A printing press is a mechanical device for applying pressure to an inked surface resting upon a print medium (such as paper or cloth), thereby transferring the ink. It marked a dramatic improvement on earlier printing methods in which the cloth, paper or other medium was brushed or rubbed repeatedly to achieve the transfer of ink, and accelerated the process. Typically used for texts, the invention and global spread of the printing press was one of the most influential events in the second millennium.
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|History of printing|
In Germany, around 1440, goldsmith Johannes Gutenberg invented the movable-type printing press, which started the Printing Revolution. Modelled on the design of existing screw presses, a single Renaissance movable-type printing press could produce up to 3,600 pages per workday, compared to forty by hand-printing and a few by hand-copying. Gutenberg's newly devised hand mould made possible the precise and rapid creation of metal movable type in large quantities. His two inventions, the hand mould and the movable-type printing press, together drastically reduced the cost of printing books and other documents in Europe, particularly for shorter print runs.
From Mainz the movable-type printing press spread within several decades to over two hundred cities in a dozen European countries. By 1500, printing presses in operation throughout Western Europe had already produced more than twenty million volumes. In the 16th century, with presses spreading further afield, their output rose tenfold to an estimated 150 to 200 million copies. By the mid 17th century the first printing presses arrived in colonial America in response to the increasing demand for Bibles and other religious literature. The operation of a press became synonymous with the enterprise of printing, and lent its name to a new medium of expression and communication, "the press".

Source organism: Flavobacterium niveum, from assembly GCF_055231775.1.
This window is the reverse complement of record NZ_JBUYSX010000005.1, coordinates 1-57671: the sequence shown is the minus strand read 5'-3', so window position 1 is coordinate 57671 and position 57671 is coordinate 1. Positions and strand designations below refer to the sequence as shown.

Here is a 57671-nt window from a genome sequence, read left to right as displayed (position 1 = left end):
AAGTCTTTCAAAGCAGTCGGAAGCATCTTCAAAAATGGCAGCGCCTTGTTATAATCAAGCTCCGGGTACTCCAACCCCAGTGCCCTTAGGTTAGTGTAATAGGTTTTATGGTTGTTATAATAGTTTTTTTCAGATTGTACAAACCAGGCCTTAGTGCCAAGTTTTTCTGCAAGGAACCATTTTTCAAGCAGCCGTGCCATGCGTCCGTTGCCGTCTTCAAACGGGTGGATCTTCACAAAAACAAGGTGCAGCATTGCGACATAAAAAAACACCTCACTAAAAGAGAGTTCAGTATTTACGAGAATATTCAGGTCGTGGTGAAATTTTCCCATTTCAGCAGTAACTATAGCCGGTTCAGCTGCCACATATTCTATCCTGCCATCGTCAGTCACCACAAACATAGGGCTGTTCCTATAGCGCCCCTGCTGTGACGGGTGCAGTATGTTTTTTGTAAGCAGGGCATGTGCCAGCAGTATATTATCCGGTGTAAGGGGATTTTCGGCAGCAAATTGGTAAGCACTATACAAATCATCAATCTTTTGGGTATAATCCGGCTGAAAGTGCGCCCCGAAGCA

The arrival of mechanical movable type printing in Europe in the Renaissance introduced the era of mass communication, which permanently altered the structure of society. The relatively unrestricted circulation of information and (revolutionary) ideas transcended borders, captured the masses in the Reformation and threatened the power of political and religious authorities. The sharp increase in literacy broke the monopoly of the literate elite on education and learning and bolstered the emerging middle class. Across Europe, the increasing cultural self-awareness of its peoples led to the rise of proto-nationalism, and accelerated the development of European vernaculars, to the detriment of Latin's status as lingua franca. In the 19th century, the replacement of the hand-operated Gutenberg-style press by steam-powered rotary presses allowed printing on an industrial scale.